The rape trial was like a rugby match between the genders.
In the post-match analysis the front row of our statutory bodies stand shoulder to shoulder as representatives of the sisterhood against the dominant male scrum.
Defending her decision to engage the opposition, Marianne O’Kane PPS assistant director said she believed that she had, ‘a reasonable prospect of victory [conviction]’ and that the contest was ‘in the public interest.’
She lauded the work of her teammates and singled out for particular praise the ‘courage and determination’ of her key player, the complainant.
In this rugby contest, Marianne was propped on either side by Paula Hilman PSNI Superintendent and Detective Chief Inspector Zoe McKee. They eulogised each other’s professionalism (PSNI of PPS and vice versa) in preparation and performance during this rugby Test.
They too made special mention of the brave role of the complainant in proceedings. In a warning, Paula threatened that anyone who even mentions the name of the complainant will be hunted down.
Apparently dissatisfied at such verdicts, Paula also promised to, ‘work hard to improve outcomes’ in the future.
During the sporting contest, a crowd of uninformed enthusiasts had roared the women’s endeavours on.
The volume only increased after the final whistle with screeches of outraged vitriol aimed at the ‘privileged male’ system that had defeated them.
Supporters were apparently taking their cue from the anonymous complainant at the centre of the scrum.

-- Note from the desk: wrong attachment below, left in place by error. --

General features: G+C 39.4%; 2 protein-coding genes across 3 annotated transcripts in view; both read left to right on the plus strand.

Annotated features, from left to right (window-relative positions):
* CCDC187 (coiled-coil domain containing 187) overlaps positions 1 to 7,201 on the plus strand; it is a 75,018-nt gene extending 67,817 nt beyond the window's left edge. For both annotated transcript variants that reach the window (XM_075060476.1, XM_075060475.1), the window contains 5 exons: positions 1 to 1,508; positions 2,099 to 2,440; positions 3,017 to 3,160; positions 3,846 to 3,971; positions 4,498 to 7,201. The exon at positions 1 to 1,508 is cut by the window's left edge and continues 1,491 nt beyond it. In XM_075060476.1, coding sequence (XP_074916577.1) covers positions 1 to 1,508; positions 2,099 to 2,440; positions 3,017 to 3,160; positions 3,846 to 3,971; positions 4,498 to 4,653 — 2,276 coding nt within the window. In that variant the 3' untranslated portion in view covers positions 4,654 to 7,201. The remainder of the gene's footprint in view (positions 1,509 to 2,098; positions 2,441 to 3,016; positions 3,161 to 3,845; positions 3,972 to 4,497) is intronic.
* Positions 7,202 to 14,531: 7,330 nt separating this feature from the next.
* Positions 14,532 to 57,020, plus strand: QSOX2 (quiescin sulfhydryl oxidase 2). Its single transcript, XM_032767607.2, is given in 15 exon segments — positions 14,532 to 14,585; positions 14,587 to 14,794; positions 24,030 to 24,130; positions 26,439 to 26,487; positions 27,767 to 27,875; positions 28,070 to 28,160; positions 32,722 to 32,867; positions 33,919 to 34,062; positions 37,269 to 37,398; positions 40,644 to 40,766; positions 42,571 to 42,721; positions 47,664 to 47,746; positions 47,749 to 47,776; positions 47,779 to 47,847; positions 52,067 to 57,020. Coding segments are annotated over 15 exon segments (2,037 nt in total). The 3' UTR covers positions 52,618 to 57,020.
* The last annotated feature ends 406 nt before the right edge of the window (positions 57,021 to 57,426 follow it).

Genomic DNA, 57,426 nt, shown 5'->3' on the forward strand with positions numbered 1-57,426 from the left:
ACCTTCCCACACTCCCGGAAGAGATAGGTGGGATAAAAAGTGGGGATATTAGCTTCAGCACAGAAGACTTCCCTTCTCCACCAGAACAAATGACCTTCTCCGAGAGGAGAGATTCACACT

She had set the tone for a kicking game by declaring at the outset that the opposition were, ‘Ulster f**king rugby scum with schoolboy rugby attitude times a million’.
She had made it clear that she had not been properly prepared for what happened, ‘I hadn’t even shaved my legs, I’d only tanned the bottom of them. I wasn’t up or ready for f**king anything.’
I could go on point scoring but I would rather kick for territory.
In my view, this contest should never have taken place. A befuddled and regretful young girl (with whom I have every sympathy) reconstructs from fragmented memories the activities of the drunken night before. She concludes she has been raped.
Elsewhere some young lads (with whom I find it harder to sympathise) awaken from the after effects of the same night and conclude that they are, ‘top shaggers’ and ‘total legends.’
They can’t both be right but they could both be wrong.
It is at this point that some form of mediation, if not arbitration, should surely take place.
Communication between the parties with wiser counsel brought to bear - a forum of sorts. A meeting of stakeholders, family, friends, employers etc.
A ‘without prejudice’ affair to seek understanding and clarification.
Instead, the reluctant anonymous complainant finds herself carried along on a tide with female confidantes, female medics and sexual health support staff, supportive and politically aware females in the criminal justice system.
Battle lines are drawn.
She is now a pawn in the bigger contest between women’s rights and apparent male privilege.
If not before, she is now a very real victim, a victim of gender politics and our adversarial systems.
This has been more than the cliche, ‘bruising encounter.’ This has been an absolute disaster.
It is not just that there are no winners. It is that everyone loses. Men and women alike.
David McCabe, Dromore, Co Down